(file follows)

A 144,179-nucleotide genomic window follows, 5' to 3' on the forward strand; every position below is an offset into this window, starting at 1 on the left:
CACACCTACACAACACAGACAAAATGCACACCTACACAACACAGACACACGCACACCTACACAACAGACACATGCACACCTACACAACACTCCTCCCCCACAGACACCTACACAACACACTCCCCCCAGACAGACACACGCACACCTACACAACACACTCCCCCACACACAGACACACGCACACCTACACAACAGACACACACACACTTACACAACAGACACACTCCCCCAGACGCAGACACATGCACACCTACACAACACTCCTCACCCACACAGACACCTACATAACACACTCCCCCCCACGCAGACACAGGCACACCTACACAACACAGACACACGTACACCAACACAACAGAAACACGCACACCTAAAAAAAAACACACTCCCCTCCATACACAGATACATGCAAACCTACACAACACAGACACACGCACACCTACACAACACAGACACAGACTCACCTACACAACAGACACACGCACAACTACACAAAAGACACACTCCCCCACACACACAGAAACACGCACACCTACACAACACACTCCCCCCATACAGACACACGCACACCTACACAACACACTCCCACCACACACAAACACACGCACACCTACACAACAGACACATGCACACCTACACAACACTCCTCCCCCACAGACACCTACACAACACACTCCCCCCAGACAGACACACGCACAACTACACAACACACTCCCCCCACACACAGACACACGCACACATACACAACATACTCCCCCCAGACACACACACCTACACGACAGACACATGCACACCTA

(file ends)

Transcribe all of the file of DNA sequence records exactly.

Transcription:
A 144,179-nucleotide genomic window follows, 5' to 3' on the forward strand; every position below is an offset into this window, starting at 1 on the left:
CACACCTACACAACACAGACAAAATGCACACCTACACAACACAGACACACGCACACCTACACAACAGACACATGCACACCTACACAACACTCCTCCCCCACAGACACCTACACAACACACTCCCCCCAGACAGACACACGCACACCTACACAACACACTCCCCCACACACAGACACACGCACACCTACACAACAGACACACACACACTTACACAACAGACACACTCCCCCAGACGCAGACACATGCACACCTACACAACACTCCTCACCCACACAGACACCTACATAACACACTCCCCCCCACGCAGACACAGGCACACCTACACAACACAGACACACGTACACCAACACAACAGAAACACGCACACCTAAAAAAAAACACACTCCCCTCCATACACAGATACATGCAAACCTACACAACACAGACACACGCACACCTACACAACACAGACACAGACTCACCTACACAACAGACACACGCACAACTACACAAAAGACACACTCCCCCACACACACAGAAACACGCACACCTACACAACACACTCCCCCCATACAGACACACGCACACCTACACAACACACTCCCACCACACACAAACACACGCACACCTACACAACAGACACATGCACACCTACACAACACTCCTCCCCCACAGACACCTACACAACACACTCCCCCCAGACAGACACACGCACAACTACACAACACACTCCCCCCACACACAGACACACGCACACATACACAACATACTCCCCCCAGACACACACACCTACACGACAGACACATGCACACCTA